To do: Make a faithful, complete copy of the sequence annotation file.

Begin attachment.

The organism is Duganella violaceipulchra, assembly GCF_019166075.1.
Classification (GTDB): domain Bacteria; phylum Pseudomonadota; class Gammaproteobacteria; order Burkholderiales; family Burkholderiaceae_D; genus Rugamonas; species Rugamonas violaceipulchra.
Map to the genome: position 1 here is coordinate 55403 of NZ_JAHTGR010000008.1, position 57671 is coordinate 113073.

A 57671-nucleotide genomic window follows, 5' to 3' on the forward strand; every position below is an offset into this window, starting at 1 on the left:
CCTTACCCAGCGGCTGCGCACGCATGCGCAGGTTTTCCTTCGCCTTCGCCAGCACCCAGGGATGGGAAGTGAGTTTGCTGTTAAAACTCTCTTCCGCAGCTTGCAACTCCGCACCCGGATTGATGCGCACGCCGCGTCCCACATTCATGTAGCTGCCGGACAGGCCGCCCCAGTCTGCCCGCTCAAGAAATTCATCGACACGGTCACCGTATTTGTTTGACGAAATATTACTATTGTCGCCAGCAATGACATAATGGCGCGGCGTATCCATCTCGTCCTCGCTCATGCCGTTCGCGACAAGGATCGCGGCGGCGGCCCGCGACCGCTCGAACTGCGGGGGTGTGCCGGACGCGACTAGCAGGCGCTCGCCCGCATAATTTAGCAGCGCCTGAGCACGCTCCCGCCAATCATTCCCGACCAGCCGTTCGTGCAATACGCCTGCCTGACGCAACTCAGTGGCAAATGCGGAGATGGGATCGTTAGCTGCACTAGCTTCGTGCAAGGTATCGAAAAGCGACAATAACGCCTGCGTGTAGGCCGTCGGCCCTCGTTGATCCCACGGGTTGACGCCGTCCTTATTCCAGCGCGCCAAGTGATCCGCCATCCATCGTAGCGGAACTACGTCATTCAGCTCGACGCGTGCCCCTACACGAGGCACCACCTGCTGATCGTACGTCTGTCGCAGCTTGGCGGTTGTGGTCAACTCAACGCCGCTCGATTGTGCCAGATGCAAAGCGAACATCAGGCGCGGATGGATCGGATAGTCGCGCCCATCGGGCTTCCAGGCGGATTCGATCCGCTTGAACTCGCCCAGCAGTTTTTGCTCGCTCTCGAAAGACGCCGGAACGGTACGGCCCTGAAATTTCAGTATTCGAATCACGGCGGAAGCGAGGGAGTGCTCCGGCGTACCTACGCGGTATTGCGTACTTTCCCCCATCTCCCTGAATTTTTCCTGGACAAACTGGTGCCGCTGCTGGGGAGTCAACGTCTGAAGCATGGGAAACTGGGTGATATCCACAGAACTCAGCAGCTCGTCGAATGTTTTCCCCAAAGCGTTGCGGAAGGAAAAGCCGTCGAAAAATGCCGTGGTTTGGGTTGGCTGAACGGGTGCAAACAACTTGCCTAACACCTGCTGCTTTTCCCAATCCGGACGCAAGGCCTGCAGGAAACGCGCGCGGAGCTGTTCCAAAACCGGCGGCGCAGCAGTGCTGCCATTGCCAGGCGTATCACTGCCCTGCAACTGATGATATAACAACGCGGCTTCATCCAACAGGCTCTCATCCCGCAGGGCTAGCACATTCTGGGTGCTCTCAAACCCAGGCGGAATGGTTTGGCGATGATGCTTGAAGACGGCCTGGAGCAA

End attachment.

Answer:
The organism is Duganella violaceipulchra, assembly GCF_019166075.1.
Classification (GTDB): domain Bacteria; phylum Pseudomonadota; class Gammaproteobacteria; order Burkholderiales; family Burkholderiaceae_D; genus Rugamonas; species Rugamonas violaceipulchra.
Map to the genome: position 1 here is coordinate 55403 of NZ_JAHTGR010000008.1, position 57671 is coordinate 113073.

A 57671-nucleotide genomic window follows, 5' to 3' on the forward strand; every position below is an offset into this window, starting at 1 on the left:
CCTTACCCAGCGGCTGCGCACGCATGCGCAGGTTTTCCTTCGCCTTCGCCAGCACCCAGGGATGGGAAGTGAGTTTGCTGTTAAAACTCTCTTCCGCAGCTTGCAACTCCGCACCCGGATTGATGCGCACGCCGCGTCCCACATTCATGTAGCTGCCGGACAGGCCGCCCCAGTCTGCCCGCTCAAGAAATTCATCGACACGGTCACCGTATTTGTTTGACGAAATATTACTATTGTCGCCAGCAATGACATAATGGCGCGGCGTATCCATCTCGTCCTCGCTCATGCCGTTCGCGACAAGGATCGCGGCGGCGGCCCGCGACCGCTCGAACTGCGGGGGTGTGCCGGACGCGACTAGCAGGCGCTCGCCCGCATAATTTAGCAGCGCCTGAGCACGCTCCCGCCAATCATTCCCGACCAGCCGTTCGTGCAATACGCCTGCCTGACGCAACTCAGTGGCAAATGCGGAGATGGGATCGTTAGCTGCACTAGCTTCGTGCAAGGTATCGAAAAGCGACAATAACGCCTGCGTGTAGGCCGTCGGCCCTCGTTGATCCCACGGGTTGACGCCGTCCTTATTCCAGCGCGCCAAGTGATCCGCCATCCATCGTAGCGGAACTACGTCATTCAGCTCGACGCGTGCCCCTACACGAGGCACCACCTGCTGATCGTACGTCTGTCGCAGCTTGGCGGTTGTGGTCAACTCAACGCCGCTCGATTGTGCCAGATGCAAAGCGAACATCAGGCGCGGATGGATCGGATAGTCGCGCCCATCGGGCTTCCAGGCGGATTCGATCCGCTTGAACTCGCCCAGCAGTTTTTGCTCGCTCTCGAAAGACGCCGGAACGGTACGGCCCTGAAATTTCAGTATTCGAATCACGGCGGAAGCGAGGGAGTGCTCCGGCGTACCTACGCGGTATTGCGTACTTTCCCCCATCTCCCTGAATTTTTCCTGGACAAACTGGTGCCGCTGCTGGGGAGTCAACGTCTGAAGCATGGGAAACTGGGTGATATCCACAGAACTCAGCAGCTCGTCGAATGTTTTCCCCAAAGCGTTGCGGAAGGAAAAGCCGTCGAAAAATGCCGTGGTTTGGGTTGGCTGAACGGGTGCAAACAACTTGCCTAACACCTGCTGCTTTTCCCAATCCGGACGCAAGGCCTGCAGGAAACGCGCGCGGAGCTGTTCCAAAACCGGCGGCGCAGCAGTGCTGCCATTGCCAGGCGTATCACTGCCCTGCAACTGATGATATAACAACGCGGCTTCATCCAACAGGCTCTCATCCCGCAGGGCTAGCACATTCTGGGTGCTCTCAAACCCAGGCGGAATGGTTTGGCGATGATGCTTGAAGACGGCCTGGAGCAA